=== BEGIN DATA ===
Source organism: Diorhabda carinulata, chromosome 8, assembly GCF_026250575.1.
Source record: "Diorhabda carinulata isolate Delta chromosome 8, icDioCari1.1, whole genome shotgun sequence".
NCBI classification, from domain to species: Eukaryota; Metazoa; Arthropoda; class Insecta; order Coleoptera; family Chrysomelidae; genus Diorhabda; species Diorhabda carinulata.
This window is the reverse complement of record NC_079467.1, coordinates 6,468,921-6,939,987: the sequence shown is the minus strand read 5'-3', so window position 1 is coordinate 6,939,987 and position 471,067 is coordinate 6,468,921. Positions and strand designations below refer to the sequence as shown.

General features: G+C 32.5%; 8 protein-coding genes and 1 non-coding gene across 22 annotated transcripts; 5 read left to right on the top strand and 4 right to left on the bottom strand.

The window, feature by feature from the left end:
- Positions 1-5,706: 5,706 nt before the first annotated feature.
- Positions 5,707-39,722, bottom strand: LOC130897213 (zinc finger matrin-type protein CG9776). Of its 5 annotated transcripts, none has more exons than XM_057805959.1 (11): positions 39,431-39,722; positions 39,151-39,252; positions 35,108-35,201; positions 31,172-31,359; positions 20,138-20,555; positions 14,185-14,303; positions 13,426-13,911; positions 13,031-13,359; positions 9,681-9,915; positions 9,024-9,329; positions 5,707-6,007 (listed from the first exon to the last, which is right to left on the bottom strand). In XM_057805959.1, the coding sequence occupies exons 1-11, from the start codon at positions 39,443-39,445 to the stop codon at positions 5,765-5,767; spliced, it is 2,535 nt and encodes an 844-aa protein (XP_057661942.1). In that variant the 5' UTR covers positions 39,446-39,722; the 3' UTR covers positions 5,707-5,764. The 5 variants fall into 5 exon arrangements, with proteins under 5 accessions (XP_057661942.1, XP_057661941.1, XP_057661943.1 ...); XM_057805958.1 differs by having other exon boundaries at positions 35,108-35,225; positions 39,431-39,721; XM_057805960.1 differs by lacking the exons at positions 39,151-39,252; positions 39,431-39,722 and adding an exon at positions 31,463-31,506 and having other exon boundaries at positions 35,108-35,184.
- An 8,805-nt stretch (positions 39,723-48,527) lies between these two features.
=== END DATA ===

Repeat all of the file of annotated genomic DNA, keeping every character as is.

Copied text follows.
Source organism: Diorhabda carinulata, chromosome 8, assembly GCF_026250575.1.
Source record: "Diorhabda carinulata isolate Delta chromosome 8, icDioCari1.1, whole genome shotgun sequence".
NCBI classification, from domain to species: Eukaryota; Metazoa; Arthropoda; class Insecta; order Coleoptera; family Chrysomelidae; genus Diorhabda; species Diorhabda carinulata.
This window is the reverse complement of record NC_079467.1, coordinates 6,468,921-6,939,987: the sequence shown is the minus strand read 5'-3', so window position 1 is coordinate 6,939,987 and position 471,067 is coordinate 6,468,921. Positions and strand designations below refer to the sequence as shown.

General features: G+C 32.5%; 8 protein-coding genes and 1 non-coding gene across 22 annotated transcripts; 5 read left to right on the top strand and 4 right to left on the bottom strand.

The window, feature by feature from the left end:
- Positions 1-5,706: 5,706 nt before the first annotated feature.
- Positions 5,707-39,722, bottom strand: LOC130897213 (zinc finger matrin-type protein CG9776). Of its 5 annotated transcripts, none has more exons than XM_057805959.1 (11): positions 39,431-39,722; positions 39,151-39,252; positions 35,108-35,201; positions 31,172-31,359; positions 20,138-20,555; positions 14,185-14,303; positions 13,426-13,911; positions 13,031-13,359; positions 9,681-9,915; positions 9,024-9,329; positions 5,707-6,007 (listed from the first exon to the last, which is right to left on the bottom strand). In XM_057805959.1, the coding sequence occupies exons 1-11, from the start codon at positions 39,443-39,445 to the stop codon at positions 5,765-5,767; spliced, it is 2,535 nt and encodes an 844-aa protein (XP_057661942.1). In that variant the 5' UTR covers positions 39,446-39,722; the 3' UTR covers positions 5,707-5,764. The 5 variants fall into 5 exon arrangements, with proteins under 5 accessions (XP_057661942.1, XP_057661941.1, XP_057661943.1 ...); XM_057805958.1 differs by having other exon boundaries at positions 35,108-35,225; positions 39,431-39,721; XM_057805960.1 differs by lacking the exons at positions 39,151-39,252; positions 39,431-39,722 and adding an exon at positions 31,463-31,506 and having other exon boundaries at positions 35,108-35,184.
- An 8,805-nt stretch (positions 39,723-48,527) lies between these two features.